If you’ve ever done online banking or shopping, you’ve hopefully already taken advantage of an SSL connection. SSL stands for Secure Sockets Layer, and was developed as a mechanism for encrypting data as it flows from a user to a server, and vice versa.
This is hugely important because of the way the internet works. When your computer connects to, say, insert-your-bank-name-here.com, there’s not some piece of wire going from a bank's computer into your computer. Instead, we rely on a large network of routers and servers that essentially make up the internet or even “the cloud.“ When you type in yourbank.com, that address is first translated into a number, known as an IP. For this to work, your computer contacts a server that acts like dialing 411. Here is what is essentially happening at this point:
- You ask for a location
- insert-your-bank-name-here.com and the operator sends back 131.123.323.543
- Then it’s up to the first router (or hop) to send your request to a machine that it’s connected to (or to another router that might be connected to that machine)
To illustrate this, we can see what routers (hops) a request from my machine goes through before getting to my bank (kohactive.com):
1 Home: 10.1.10.1 (10.1.10.1) 3.365 ms 120.294 ms 1.575 ms 2 Hop 1: 184.108.40.206 (220.127.116.11) 161.733 ms 65.522 ms 9.431 ms 3 Hop 2: te-0-3-0-14-sur04.chicago302.il.chicago.comcast.net (18.104.22.168) 48.246 ms 166.636 ms 100.616 ms 4 Hop 3: te-1-2-0-4-ar01.area4.il.chicago.comcast.net (22.214.171.124) 195.722 ms te-2-9-0-6-ar01.area4.il.chicago.comcast.net (126.96.36.199) 12.326 ms 16.333 ms 5 Hop 4: be-33491-cr02.350ecermak.il.ibone.comcast.net (188.8.131.52) 138.855 ms 134.837 ms 17.822 ms 6 Hop 5: hu-0-10-0-7-pe01.350ecermak.il.ibone.comcast.net (184.108.40.206) 11.807 ms 129.791 ms 20.236 ms 7 Hop 6: 220.127.116.11 (18.104.22.168) 11.296 ms 12.009 ms 11.812 ms 8 Destination: 22.214.171.124 (126.96.36.199) 17.951 ms 12.727 ms 10.997 ms
In the example, there are 6 hops between my office router (10.1.10.1) and our website host (188.8.131.52).
With that out of the way, we can now visualize the real purpose or need for SSL. In the example above, any one of those 6 hops could have been hacked, or a malicious user could insert their network between our network and the web host's network, which would then give them the ability to monitor all of our traffic. Passwords, emails, credit card numbers, bank accounts, you name it.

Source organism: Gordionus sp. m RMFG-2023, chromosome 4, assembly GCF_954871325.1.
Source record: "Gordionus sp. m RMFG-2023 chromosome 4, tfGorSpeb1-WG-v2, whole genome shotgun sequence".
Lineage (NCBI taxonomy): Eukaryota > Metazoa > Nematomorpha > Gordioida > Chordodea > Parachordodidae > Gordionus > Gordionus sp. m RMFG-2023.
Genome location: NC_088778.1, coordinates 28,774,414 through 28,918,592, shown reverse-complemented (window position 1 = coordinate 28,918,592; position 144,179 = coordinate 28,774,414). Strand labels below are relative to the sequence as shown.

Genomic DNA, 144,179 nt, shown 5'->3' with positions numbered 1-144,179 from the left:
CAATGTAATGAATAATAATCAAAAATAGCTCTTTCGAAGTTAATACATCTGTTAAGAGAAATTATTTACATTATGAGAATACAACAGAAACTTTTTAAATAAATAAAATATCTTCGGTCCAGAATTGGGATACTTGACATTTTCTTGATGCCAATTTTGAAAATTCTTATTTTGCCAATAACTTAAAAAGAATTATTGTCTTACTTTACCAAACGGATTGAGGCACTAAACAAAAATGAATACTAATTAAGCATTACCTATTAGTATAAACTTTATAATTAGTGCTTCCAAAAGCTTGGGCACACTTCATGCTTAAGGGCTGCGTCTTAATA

The internet was originally designed with a narrow scope for sharing research between government organizations and university labs, and it wasn't public. This naievity for what it would someday become led most service transmitting to occur in plain text. This is true for FTP (file transfer), email, and HTTP (web browsing).
When online shopping went mainstream, they needed a way to securely transmit data so that networks between you and a vendor couldn't read what was being transferred. This led to the widespread adoption of SSL.
So, what makes SSL secure? Encryption, for one, but it’s only as good as the person you’re trusting to show you how to encrypt your data. To remove the burden of having to give every user an encryption key, the private/public key system was devised.
This means that every user shares a public key that can be encrypted, and the corresponding server has the only key that can decrypt that site’s traffic. This generally works pretty well because an attacker won’t have the public key to the private key that encrypted your credit card information before sending it to the website.
Now, you might ask, what prevents a malicious user from simply making their own private key and sending you their public key, decrypting the data, and passing it along to the website you thought you were talking to?
The answer to this is essentially why SSL certificates, if you've ever looked into one before, cost money. In order to implement one, you’ll have to go through a trusted SSL vendor. These are reputable companies that comply with some baseline standard to ensure the certificates that they approve are only issued to the true owners of a website. This is enforced by browsers and software only accepting certificates issued by a preset list of vendors when the software is published. This means that you only get the green padlock in your browser if the site is using an SSL certificate issued by a company that checked that they were approving it for the true owner of that website.
Unfortunately, mistakes are made and people do steal private keys during data breaches, but on the whole, certificate revocations and similar responses have ensured that this is a fairly reliable way to secure the internet.